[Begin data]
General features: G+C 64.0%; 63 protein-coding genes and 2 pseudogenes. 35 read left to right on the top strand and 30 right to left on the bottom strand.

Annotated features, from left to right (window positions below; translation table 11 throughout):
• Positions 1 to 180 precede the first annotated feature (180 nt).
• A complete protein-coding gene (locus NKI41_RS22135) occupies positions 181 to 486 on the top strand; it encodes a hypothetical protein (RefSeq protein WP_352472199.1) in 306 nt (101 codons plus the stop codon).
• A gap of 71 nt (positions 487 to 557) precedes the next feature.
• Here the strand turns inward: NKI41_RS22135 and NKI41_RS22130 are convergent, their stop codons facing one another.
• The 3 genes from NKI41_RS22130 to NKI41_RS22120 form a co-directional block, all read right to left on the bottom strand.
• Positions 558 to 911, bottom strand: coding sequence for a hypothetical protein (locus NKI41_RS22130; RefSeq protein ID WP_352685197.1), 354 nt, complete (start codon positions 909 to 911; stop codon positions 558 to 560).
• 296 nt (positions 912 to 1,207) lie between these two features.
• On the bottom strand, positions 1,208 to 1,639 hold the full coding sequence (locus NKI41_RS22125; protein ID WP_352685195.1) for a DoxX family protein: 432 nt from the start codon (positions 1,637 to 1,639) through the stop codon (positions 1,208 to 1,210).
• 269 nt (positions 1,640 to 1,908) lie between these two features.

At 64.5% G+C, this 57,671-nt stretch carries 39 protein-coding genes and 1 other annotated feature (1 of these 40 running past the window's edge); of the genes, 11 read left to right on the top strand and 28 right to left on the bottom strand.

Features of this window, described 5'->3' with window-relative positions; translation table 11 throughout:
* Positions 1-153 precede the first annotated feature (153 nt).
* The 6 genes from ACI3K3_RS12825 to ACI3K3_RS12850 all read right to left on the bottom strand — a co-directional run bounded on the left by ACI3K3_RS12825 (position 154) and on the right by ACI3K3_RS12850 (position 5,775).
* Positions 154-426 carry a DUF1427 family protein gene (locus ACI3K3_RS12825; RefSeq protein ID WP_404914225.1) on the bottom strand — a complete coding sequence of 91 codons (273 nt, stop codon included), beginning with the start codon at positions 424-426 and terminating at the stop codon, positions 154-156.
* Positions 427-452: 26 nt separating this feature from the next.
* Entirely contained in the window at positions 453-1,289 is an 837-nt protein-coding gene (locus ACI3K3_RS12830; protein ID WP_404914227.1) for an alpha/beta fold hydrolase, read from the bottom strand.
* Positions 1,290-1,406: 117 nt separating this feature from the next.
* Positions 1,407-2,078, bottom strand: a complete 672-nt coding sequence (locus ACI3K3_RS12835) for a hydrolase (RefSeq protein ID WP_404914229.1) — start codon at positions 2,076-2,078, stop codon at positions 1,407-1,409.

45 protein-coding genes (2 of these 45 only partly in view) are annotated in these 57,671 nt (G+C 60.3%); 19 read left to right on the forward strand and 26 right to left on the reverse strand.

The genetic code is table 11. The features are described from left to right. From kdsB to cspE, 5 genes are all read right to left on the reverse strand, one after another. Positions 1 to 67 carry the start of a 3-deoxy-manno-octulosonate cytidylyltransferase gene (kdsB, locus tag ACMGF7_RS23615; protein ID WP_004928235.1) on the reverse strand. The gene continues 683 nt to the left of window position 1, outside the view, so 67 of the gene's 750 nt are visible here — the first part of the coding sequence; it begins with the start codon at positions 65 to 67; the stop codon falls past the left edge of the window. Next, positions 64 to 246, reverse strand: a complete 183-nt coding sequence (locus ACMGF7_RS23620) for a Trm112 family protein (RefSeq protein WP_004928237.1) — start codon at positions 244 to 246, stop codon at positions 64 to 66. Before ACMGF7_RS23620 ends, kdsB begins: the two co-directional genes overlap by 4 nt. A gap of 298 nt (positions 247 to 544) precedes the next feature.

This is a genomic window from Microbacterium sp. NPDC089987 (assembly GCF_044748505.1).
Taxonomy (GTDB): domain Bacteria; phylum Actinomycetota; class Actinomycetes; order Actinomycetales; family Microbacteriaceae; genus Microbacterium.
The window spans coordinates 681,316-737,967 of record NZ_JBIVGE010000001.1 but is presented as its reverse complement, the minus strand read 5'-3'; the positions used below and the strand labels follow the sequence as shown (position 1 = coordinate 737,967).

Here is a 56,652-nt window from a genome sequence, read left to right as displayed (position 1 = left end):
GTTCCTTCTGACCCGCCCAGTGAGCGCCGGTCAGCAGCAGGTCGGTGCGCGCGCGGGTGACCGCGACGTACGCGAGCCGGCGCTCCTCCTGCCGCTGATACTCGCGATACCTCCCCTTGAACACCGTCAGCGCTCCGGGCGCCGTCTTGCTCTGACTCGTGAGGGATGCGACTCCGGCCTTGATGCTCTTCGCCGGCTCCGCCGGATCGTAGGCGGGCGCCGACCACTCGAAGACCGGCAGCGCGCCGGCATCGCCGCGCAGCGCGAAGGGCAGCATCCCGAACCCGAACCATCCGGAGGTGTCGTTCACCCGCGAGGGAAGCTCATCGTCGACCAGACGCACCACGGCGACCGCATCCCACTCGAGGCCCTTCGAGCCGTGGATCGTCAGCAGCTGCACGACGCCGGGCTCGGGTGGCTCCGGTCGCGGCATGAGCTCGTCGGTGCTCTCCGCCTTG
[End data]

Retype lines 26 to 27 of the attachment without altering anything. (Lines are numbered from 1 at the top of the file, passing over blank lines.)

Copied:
Here is a 56,652-nt window from a genome sequence, read left to right as displayed (position 1 = left end):
GTTCCTTCTGACCCGCCCAGTGAGCGCCGGTCAGCAGCAGGTCGGTGCGCGCGCGGGTGACCGCGACGTACGCGAGCCGGCGCTCCTCCTGCCGCTGATACTCGCGATACCTCCCCTTGAACACCGTCAGCGCTCCGGGCGCCGTCTTGCTCTGACTCGTGAGGGATGCGACTCCGGCCTTGATGCTCTTCGCCGGCTCCGCCGGATCGTAGGCGGGCGCCGACCACTCGAAGACCGGCAGCGCGCCGGCATCGCCGCGCAGCGCGAAGGGCAGCATCCCGAACCCGAACCATCCGGAGGTGTCGTTCACCCGCGAGGGAAGCTCATCGTCGACCAGACGCACCACGGCGACCGCATCCCACTCGAGGCCCTTCGAGCCGTGGATCGTCAGCAGCTGCACGACGCCGGGCTCGGGTGGCTCCGGTCGCGGCATGAGCTCGTCGGTGCTCTCCGCCTTG